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Experiential Packaging Design Best Practices for Branding Outer Shipping Boxes

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Experiential Packaging Design Best Practices for Branding Outer Shipping Boxes
Experiential package design is used to brand outer shipping and transportation box to enhance the customer experience and tell a brand story.

TRANSPORTATION PACKAGING, the outer layer of packaging designed to protect and ship products, used to be an invisible part of the customer experience. In the past, customers would rarely see shipping boxes that products were transported in before the merchandise was displayed in a retail space, but the rise in ecommerce now puts consumers in direct contact with transportation packaging every day. While transportation packaging has traditionally been owned by the logistics department and viewed solely as a functional tool to get products safely from point A to point B, marketers and brand managers are beginning to realize the value of branded shipping boxes. 

While transportation boxes are the first layer of experiential packaging, the rules are different than they are for branded inner boxes. Unlike inner boxes that are minimally handled and focus mostly on visual appeal, outer shipping boxes have to provide product protection and stand up to the logistics chain, which includes exposure to machine handling, temperature changes, moisture, dirt and hand delivery. Design decisions can either further your brand story or potentially take away from your desired message. 

Below are three experiential design best practices that retailers and e-commerce companies can use to enhance the customer experience through branded transportation packaging. 

1) Plan around required elements.

Unlike inner boxes, shipping boxes must comply with mailing and label requirements of various mail carriers, as well as include some not-so-pretty elements, such as address labels, handling instructions, barcodes, stickers and tape. Designing around these necessary, but unsightly features can be a challenge. One strategy is to incorporate these controlled elements into the design. For instance, consider replacing packaging tape with colored or custom printed tape that enhances the design. To avoid unsightly labels being placed over important graphic elements, print instructions on the box, such as “place address label here.” 

2) Plan for uncontrollable elements.

Experiential packaging design must take into consideration the elements that are not always easily controlled. Have you ever received an Amazon frown on your doorstep instead of the iconic Amazon smile? When a package carrier places an Amazon box upside down, consumers are greeted with an Amazon “frown” instead of the intended Amazon smile. Oops. This is just one example of an uncontrolled element that can negatively impact customer experience or perception. Another example is a large “handle with care” sticker placed over your company’s logo or key message. While you cannot control every conceivable situation, the more you know about the logistic chain and customer behavior, the more you can plan for uncontrolled elements and add instructions when possible, such as “This side up.”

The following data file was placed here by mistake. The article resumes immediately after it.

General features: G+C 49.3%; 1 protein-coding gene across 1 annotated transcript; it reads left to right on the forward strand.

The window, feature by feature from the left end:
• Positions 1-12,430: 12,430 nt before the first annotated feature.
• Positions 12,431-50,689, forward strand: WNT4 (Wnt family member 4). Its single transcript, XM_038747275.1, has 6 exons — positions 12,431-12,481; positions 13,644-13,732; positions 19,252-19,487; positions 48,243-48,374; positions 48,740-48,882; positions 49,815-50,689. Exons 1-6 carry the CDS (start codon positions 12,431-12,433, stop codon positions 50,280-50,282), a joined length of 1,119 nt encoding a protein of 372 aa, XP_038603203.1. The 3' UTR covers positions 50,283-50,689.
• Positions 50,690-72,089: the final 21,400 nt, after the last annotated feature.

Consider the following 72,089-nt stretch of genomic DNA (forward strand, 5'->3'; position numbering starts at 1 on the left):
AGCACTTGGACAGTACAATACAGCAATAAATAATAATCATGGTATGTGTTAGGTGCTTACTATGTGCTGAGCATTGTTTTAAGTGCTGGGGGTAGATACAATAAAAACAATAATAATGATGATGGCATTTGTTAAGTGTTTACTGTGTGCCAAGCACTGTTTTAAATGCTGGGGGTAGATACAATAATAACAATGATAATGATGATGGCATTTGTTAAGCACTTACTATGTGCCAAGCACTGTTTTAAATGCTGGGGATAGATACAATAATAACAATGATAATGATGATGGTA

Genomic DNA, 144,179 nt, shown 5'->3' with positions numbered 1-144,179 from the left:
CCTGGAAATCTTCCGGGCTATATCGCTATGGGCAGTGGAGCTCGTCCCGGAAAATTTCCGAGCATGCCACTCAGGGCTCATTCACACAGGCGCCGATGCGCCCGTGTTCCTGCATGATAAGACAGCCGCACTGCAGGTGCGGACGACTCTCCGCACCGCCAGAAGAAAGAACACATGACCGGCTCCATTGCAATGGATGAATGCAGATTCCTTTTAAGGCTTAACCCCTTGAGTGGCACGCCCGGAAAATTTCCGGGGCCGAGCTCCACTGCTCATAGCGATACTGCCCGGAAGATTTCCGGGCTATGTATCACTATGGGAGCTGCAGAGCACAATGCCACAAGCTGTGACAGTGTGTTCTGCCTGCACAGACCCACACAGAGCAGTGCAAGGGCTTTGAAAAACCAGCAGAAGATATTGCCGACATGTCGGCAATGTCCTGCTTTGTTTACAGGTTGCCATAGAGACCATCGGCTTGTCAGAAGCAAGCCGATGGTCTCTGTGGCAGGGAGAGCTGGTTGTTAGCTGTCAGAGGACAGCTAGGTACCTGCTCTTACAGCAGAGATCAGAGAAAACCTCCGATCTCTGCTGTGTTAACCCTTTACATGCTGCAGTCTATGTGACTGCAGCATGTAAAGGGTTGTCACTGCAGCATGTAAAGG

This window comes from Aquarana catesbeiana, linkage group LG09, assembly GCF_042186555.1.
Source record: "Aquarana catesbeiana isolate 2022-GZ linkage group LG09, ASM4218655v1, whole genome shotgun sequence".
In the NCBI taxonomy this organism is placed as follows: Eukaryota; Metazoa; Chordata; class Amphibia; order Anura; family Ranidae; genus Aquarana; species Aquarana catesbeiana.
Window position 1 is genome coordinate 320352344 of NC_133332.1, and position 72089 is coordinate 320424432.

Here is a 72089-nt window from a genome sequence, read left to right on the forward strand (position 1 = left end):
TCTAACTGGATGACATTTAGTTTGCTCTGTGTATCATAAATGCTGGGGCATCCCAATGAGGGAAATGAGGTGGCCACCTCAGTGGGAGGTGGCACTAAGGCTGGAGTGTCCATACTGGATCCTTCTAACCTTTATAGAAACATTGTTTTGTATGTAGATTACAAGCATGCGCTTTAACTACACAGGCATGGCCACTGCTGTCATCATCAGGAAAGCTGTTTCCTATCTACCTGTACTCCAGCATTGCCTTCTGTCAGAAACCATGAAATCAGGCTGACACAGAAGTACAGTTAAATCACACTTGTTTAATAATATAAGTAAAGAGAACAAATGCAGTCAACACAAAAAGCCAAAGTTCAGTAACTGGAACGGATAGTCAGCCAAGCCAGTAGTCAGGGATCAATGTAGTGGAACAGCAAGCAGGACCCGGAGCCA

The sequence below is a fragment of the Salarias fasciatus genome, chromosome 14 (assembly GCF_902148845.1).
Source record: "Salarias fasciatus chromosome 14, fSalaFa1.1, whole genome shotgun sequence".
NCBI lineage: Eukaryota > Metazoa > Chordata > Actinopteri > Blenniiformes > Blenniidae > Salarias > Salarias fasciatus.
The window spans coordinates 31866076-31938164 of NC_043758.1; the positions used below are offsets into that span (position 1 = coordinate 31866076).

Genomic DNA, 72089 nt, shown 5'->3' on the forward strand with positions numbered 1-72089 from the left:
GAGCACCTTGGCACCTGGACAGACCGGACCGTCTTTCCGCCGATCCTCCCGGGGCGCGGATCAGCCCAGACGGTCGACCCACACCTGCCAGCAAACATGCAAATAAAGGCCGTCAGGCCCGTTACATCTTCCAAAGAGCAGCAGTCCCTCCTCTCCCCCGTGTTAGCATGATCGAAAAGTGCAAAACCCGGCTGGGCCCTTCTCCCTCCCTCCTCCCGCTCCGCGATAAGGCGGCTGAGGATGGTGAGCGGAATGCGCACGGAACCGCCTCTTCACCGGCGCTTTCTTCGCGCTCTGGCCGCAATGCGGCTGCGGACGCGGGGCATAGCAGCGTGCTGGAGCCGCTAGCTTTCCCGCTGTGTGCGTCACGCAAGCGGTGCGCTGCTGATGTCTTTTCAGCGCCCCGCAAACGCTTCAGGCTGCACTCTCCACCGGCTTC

3) Make it durable.

When you design an inner box, it looks the same upon arrival as it did when it was first packaged, but that is not always the case for shipper boxes. Shipper boxes experience a lot of wear and tear throughout the shipping and handling process. A box may be exposed to temperature extremes, moisture, dust, and damage from handling. If you ship a luxury product in a white shipper box that arrives covered in smudges and dirt, how does that impact your brand image? Consider testing box designs by sending prototypes through the mail and evaluating what they look like on the other end prior to finalizing a design. Fortunately, there are multiple materials and design strategies that can preserve the look and feel of a box throughout the logistics process. For instance, the quality of the board grade used impacts the durability of a box. Coatings are another tool that can be used to create finishes that provide anti-scratch and scuff-resistant finishes. However, there may be instances when wear and tear can enhance the look and feel of a design as in the case of a box designed to look like a suitcase that has traveled the world. 

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Experiential design continues to envelop even more of the customer experience, and frankly, it is about time. Retailers have the opportunity to reevaluate and leverage one of the most tangible interactions customers have with their brand to enhance customer experience and improve brand perception. 

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